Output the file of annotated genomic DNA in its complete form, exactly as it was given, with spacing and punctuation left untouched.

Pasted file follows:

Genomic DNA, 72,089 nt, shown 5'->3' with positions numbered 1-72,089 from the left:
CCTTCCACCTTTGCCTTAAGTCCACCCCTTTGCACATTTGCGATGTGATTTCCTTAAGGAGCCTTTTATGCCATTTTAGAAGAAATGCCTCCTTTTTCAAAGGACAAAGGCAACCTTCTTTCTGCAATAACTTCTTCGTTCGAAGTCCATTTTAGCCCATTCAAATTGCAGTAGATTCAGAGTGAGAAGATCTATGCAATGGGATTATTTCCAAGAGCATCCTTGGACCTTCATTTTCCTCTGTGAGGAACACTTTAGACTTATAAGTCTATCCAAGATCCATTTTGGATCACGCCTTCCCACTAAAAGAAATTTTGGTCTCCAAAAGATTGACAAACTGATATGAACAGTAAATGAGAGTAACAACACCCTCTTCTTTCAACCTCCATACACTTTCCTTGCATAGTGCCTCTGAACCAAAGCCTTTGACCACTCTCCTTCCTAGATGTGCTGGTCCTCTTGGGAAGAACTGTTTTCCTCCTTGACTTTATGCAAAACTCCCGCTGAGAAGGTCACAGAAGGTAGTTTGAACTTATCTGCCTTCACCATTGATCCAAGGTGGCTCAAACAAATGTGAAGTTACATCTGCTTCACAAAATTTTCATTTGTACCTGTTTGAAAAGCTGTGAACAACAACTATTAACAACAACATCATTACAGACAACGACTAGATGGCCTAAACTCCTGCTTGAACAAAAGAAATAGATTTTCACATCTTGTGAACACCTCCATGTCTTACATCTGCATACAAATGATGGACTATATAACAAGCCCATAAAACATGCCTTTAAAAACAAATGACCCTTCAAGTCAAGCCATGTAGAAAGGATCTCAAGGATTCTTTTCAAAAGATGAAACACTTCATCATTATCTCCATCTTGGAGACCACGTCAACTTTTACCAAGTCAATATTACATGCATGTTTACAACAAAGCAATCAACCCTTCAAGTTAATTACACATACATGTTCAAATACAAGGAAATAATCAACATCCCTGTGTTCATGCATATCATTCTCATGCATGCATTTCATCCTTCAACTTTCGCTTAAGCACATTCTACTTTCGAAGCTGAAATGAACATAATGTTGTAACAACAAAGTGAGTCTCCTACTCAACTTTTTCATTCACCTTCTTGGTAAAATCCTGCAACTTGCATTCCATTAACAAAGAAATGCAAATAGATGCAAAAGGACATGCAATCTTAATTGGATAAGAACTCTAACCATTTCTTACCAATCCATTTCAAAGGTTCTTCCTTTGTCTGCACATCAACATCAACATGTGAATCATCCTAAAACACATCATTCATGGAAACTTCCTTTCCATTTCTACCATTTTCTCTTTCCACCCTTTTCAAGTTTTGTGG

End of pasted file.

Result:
Genomic DNA, 72,089 nt, shown 5'->3' with positions numbered 1-72,089 from the left:
CCTTCCACCTTTGCCTTAAGTCCACCCCTTTGCACATTTGCGATGTGATTTCCTTAAGGAGCCTTTTATGCCATTTTAGAAGAAATGCCTCCTTTTTCAAAGGACAAAGGCAACCTTCTTTCTGCAATAACTTCTTCGTTCGAAGTCCATTTTAGCCCATTCAAATTGCAGTAGATTCAGAGTGAGAAGATCTATGCAATGGGATTATTTCCAAGAGCATCCTTGGACCTTCATTTTCCTCTGTGAGGAACACTTTAGACTTATAAGTCTATCCAAGATCCATTTTGGATCACGCCTTCCCACTAAAAGAAATTTTGGTCTCCAAAAGATTGACAAACTGATATGAACAGTAAATGAGAGTAACAACACCCTCTTCTTTCAACCTCCATACACTTTCCTTGCATAGTGCCTCTGAACCAAAGCCTTTGACCACTCTCCTTCCTAGATGTGCTGGTCCTCTTGGGAAGAACTGTTTTCCTCCTTGACTTTATGCAAAACTCCCGCTGAGAAGGTCACAGAAGGTAGTTTGAACTTATCTGCCTTCACCATTGATCCAAGGTGGCTCAAACAAATGTGAAGTTACATCTGCTTCACAAAATTTTCATTTGTACCTGTTTGAAAAGCTGTGAACAACAACTATTAACAACAACATCATTACAGACAACGACTAGATGGCCTAAACTCCTGCTTGAACAAAAGAAATAGATTTTCACATCTTGTGAACACCTCCATGTCTTACATCTGCATACAAATGATGGACTATATAACAAGCCCATAAAACATGCCTTTAAAAACAAATGACCCTTCAAGTCAAGCCATGTAGAAAGGATCTCAAGGATTCTTTTCAAAAGATGAAACACTTCATCATTATCTCCATCTTGGAGACCACGTCAACTTTTACCAAGTCAATATTACATGCATGTTTACAACAAAGCAATCAACCCTTCAAGTTAATTACACATACATGTTCAAATACAAGGAAATAATCAACATCCCTGTGTTCATGCATATCATTCTCATGCATGCATTTCATCCTTCAACTTTCGCTTAAGCACATTCTACTTTCGAAGCTGAAATGAACATAATGTTGTAACAACAAAGTGAGTCTCCTACTCAACTTTTTCATTCACCTTCTTGGTAAAATCCTGCAACTTGCATTCCATTAACAAAGAAATGCAAATAGATGCAAAAGGACATGCAATCTTAATTGGATAAGAACTCTAACCATTTCTTACCAATCCATTTCAAAGGTTCTTCCTTTGTCTGCACATCAACATCAACATGTGAATCATCCTAAAACACATCATTCATGGAAACTTCCTTTCCATTTCTACCATTTTCTCTTTCCACCCTTTTCAAGTTTTGTGG